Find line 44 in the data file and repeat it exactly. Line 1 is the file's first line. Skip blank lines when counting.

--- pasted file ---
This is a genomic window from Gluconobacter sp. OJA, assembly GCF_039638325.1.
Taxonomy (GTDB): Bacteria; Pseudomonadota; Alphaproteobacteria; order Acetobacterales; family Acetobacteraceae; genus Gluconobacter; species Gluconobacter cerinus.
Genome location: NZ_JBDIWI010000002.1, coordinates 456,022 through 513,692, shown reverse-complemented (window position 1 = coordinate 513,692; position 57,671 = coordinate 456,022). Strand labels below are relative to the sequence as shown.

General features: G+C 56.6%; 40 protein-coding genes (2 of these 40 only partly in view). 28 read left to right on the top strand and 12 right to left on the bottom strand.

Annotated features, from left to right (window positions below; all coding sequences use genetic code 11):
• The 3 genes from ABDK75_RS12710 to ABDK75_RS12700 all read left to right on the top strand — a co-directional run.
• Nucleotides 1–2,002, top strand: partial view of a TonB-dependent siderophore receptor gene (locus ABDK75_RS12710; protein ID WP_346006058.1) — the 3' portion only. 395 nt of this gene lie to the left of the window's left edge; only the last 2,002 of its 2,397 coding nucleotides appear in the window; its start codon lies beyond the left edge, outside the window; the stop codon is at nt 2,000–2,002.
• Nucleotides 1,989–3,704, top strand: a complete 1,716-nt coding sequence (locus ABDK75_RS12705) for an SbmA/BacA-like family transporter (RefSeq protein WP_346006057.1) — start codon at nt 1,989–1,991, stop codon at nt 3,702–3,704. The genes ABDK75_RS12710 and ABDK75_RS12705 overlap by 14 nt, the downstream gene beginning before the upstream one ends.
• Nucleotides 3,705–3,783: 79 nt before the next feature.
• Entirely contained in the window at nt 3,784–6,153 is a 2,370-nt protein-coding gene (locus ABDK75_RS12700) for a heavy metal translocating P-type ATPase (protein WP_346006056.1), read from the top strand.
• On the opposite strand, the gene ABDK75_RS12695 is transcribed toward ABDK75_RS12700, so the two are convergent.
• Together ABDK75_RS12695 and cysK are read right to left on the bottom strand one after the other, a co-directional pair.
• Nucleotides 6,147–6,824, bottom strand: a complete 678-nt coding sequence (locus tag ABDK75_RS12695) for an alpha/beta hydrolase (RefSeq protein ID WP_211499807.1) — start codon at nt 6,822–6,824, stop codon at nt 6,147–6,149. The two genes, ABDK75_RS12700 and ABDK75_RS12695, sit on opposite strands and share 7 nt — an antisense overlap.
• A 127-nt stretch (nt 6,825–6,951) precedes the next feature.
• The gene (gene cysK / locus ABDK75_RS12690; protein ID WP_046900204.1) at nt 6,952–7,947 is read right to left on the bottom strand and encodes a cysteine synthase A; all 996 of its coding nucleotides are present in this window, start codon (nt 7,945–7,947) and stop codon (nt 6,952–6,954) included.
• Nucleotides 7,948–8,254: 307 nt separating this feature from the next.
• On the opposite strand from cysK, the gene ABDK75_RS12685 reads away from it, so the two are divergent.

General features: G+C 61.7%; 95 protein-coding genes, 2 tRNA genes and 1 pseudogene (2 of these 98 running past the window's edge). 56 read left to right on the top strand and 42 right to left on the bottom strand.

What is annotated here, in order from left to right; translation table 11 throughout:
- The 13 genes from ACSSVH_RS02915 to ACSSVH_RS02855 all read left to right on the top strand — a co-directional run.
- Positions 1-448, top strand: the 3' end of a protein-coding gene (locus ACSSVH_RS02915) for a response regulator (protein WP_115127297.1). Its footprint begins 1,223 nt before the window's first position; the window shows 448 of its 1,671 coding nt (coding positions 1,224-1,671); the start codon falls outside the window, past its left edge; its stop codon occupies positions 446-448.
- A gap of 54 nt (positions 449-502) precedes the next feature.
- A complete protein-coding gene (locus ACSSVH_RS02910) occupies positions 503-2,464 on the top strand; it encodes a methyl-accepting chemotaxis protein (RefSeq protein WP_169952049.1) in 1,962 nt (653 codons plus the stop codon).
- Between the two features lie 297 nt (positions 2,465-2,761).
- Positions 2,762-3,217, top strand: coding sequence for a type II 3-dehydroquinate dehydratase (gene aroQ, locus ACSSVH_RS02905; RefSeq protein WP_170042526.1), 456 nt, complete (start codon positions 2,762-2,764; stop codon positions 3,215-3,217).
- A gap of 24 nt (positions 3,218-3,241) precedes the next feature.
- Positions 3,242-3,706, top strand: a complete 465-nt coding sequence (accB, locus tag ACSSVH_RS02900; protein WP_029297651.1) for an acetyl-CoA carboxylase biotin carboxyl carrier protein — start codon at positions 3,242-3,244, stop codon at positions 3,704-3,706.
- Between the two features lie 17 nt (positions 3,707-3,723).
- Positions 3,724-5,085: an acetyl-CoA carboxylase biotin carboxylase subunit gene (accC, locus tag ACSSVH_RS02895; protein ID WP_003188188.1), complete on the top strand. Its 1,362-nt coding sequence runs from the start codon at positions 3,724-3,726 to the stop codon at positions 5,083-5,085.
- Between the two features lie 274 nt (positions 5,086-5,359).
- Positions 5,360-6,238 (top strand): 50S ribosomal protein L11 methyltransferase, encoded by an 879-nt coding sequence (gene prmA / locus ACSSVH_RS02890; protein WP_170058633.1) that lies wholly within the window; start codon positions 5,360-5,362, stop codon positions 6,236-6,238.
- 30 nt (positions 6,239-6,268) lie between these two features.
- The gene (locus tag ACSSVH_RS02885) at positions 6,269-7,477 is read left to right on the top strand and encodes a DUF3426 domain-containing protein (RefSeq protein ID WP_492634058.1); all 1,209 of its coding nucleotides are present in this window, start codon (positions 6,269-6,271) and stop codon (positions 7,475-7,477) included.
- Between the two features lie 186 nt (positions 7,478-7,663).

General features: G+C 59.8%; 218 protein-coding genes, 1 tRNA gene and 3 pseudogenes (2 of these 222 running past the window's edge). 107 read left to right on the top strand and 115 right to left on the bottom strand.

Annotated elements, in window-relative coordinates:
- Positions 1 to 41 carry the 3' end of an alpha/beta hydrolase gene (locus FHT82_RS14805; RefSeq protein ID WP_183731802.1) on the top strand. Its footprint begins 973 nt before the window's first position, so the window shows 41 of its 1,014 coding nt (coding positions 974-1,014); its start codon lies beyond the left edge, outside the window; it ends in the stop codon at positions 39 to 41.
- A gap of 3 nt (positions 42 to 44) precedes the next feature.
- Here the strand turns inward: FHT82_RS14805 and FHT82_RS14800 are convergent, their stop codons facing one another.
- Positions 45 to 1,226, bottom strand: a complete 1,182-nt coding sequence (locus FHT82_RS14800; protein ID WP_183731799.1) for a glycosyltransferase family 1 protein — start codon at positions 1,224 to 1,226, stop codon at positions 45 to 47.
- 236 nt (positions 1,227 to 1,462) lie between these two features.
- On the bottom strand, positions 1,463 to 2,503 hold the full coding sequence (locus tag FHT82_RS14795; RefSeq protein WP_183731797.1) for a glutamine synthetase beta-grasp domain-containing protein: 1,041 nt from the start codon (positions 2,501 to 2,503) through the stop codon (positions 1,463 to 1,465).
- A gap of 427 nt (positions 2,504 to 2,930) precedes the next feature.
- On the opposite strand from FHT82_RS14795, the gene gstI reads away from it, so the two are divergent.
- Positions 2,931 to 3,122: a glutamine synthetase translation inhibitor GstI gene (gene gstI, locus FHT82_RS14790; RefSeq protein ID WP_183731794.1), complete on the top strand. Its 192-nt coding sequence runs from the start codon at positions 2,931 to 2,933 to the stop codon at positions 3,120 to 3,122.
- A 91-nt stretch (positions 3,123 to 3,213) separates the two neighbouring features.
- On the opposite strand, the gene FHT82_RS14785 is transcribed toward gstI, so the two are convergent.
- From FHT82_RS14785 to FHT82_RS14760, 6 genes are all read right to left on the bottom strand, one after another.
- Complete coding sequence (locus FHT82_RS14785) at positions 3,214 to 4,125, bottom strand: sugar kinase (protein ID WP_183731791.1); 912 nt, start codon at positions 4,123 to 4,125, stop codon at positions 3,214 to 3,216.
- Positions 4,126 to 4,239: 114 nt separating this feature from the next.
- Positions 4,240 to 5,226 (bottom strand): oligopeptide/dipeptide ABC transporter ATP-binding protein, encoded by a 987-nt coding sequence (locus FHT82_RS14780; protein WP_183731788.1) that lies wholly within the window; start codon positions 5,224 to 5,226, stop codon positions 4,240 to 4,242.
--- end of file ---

- On the opposite strand from FHT82_RS14795, the gene gstI reads away from it, so the two are divergent.